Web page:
Power statements for 21st century executive resumes

industry jargonI recently delivered a career strategy program for masters of internetworking students at a local university and was amazed at the depth and quality of experience these international “professionals” have under their belts at such a young age.

Some of these individuals have already worked for Fortune 500 companies around the world and have achieved impressive results.

During a job interview coaching session with one of these students, I learned more about engineering than I had anticipated. One of my typical questions for interviewing and coaching is: “Tell me about the most memorable accomplishment in your last position.”

When I asked Arturo (a former structural engineer), I received a complicated response that I did not understand.

Here is his first answer:

“Using finite element analysis, I was able to determine that the structural integrity of the flange was outside of recommended international standards for marine vessels and so I needed to continue with a study of components and make a recommendation to the client. We decided I would re-design it using after-market components with greater structural integrity and have it custom produced so that it met the standard.”

This young engineer, extremely bright and competent, did not customize his message for a non-engineering audience. The risk is that the person listening to it (or reading it in a resume) might not understand what the accomplishment was.

Do you?

If your audience doesn’t understand your accomplishment, how can they recommend you as an ideal candidate to decision-makers? They cannot. Even if this engineer is an ideal candidate for this position, we will not know it if he provides jargon-laden answers to simple questions.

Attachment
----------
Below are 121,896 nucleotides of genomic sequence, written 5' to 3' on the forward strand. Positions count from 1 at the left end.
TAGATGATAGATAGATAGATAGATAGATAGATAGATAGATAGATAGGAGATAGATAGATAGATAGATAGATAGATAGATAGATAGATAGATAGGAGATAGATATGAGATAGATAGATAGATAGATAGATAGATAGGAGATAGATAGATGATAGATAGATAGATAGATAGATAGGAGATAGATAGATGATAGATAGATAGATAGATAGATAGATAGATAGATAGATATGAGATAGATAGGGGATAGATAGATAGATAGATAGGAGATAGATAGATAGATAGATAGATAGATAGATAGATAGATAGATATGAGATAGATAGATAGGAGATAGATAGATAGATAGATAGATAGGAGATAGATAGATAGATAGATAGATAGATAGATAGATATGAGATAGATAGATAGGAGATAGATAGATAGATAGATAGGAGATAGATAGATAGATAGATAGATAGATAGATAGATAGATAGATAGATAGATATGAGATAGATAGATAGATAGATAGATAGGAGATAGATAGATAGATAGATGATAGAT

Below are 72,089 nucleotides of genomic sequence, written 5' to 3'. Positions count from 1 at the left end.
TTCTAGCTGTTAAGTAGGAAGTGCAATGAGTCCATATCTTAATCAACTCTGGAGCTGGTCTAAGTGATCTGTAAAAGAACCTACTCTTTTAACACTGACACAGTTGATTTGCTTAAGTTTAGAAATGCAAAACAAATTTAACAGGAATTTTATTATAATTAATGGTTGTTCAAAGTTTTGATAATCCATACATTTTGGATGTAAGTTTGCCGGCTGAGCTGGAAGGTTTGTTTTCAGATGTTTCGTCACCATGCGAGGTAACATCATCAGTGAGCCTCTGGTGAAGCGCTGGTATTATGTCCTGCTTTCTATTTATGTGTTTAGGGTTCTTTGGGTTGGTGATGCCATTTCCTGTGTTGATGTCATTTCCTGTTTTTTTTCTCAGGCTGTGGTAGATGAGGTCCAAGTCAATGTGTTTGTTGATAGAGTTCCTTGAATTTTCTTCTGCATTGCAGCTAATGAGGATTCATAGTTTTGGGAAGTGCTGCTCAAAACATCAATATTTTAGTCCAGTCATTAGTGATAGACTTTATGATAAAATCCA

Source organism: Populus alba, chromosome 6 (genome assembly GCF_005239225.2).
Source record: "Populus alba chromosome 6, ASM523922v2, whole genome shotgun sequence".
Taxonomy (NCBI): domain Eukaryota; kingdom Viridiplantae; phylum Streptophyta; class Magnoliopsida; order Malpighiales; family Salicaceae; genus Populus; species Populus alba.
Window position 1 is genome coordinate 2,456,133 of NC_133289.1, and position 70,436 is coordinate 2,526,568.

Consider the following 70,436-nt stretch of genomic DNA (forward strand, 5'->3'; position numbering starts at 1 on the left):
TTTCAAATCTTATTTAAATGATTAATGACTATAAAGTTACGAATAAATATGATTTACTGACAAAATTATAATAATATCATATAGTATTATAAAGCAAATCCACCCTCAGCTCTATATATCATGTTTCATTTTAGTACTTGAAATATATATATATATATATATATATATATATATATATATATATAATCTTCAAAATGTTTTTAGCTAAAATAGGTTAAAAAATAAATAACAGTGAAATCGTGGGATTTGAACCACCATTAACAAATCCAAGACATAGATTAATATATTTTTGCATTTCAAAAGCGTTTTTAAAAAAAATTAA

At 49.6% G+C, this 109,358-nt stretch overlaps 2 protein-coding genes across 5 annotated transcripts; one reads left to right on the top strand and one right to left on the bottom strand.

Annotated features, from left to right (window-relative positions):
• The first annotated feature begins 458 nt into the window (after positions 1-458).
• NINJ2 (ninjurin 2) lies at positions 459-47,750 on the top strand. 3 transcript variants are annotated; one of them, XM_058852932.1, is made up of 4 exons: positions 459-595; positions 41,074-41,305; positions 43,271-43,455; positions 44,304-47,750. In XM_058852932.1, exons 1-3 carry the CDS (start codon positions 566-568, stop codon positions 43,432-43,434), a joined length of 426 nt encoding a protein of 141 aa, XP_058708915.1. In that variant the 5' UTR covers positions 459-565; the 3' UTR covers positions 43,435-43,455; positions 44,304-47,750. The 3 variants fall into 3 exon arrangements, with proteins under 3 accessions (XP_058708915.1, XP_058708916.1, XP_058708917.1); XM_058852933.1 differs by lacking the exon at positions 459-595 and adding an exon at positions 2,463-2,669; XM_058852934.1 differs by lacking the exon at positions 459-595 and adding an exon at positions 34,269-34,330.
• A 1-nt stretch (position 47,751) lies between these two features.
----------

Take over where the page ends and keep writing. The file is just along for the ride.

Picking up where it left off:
Here is how we transformed his answer.

“I saved the client $30,000 by redesigning a defective flange for their ship’s gang plank, increasing safety and reducing risk.”

This is what is called a front-loaded accomplishment and this can be used for resumes or for interview answers. We placed the main accomplishment at the front. When you are writing your resume or answering a question during an interview or meeting with a prospective employer, investor or other decision-maker, ensure that you connect the dots for your audience. Most people will not probe your answer if they do not understand it, they will simply move onto the next topic.

We can also end-load the accomplishment, although this is generally considered less effective than front-loaded accomplishments.

“I increased safety, reduced risk and saved the client $30,000 by redesigning a flange for their ship’s gang plank.”

I believe the first example is more powerful. Do you?

Communicating your value to your decision maker can be very simple if you use the right language and construct your examples in a basic way.

It is clear from his second answer exactly what this engineer did to help the client. Whether you are an experienced engineer, a junior HR consultant, administrative professional or CEO, each of these professionals will easily understand this accomplishment.

Using the simple formula, C-A-R-I we can craft an answer that is clear and easy to understand.

C – is for challenge – what was the challenge or the problem?

A – is for action – what action did you take?

R – is for result – what was the result?

I – is for impact – what impact did it have?

Whether you front load or end load your answers, ensure that your language is simple and your accomplishment is crystal clear.

In this example with the structural engineer, the challenge was a defective flange. The action was the redesign of the flange. The result was saving money and the impact was improved safety and reduced risk.

In human resource management theory, there is an accepted principle that past performance predicts future success and so the logic is that if the candidate can clearly articulate past successes, he or she will be able to repeat them. This is your value proposition for the employer.

If you are a technical professional or executive, how clear are your explanations to non-technical audiences? Do their eyes glaze over when you tell people what you do for a living? As a naturally curious person myself, I like to probe answers to questions, but not all interviewers will do this.

If you are struggling to write your own resume, you can sign up for my complimentary 3-page resume assessment form to evaluate your resume or see my portfolio of executive resume samples.

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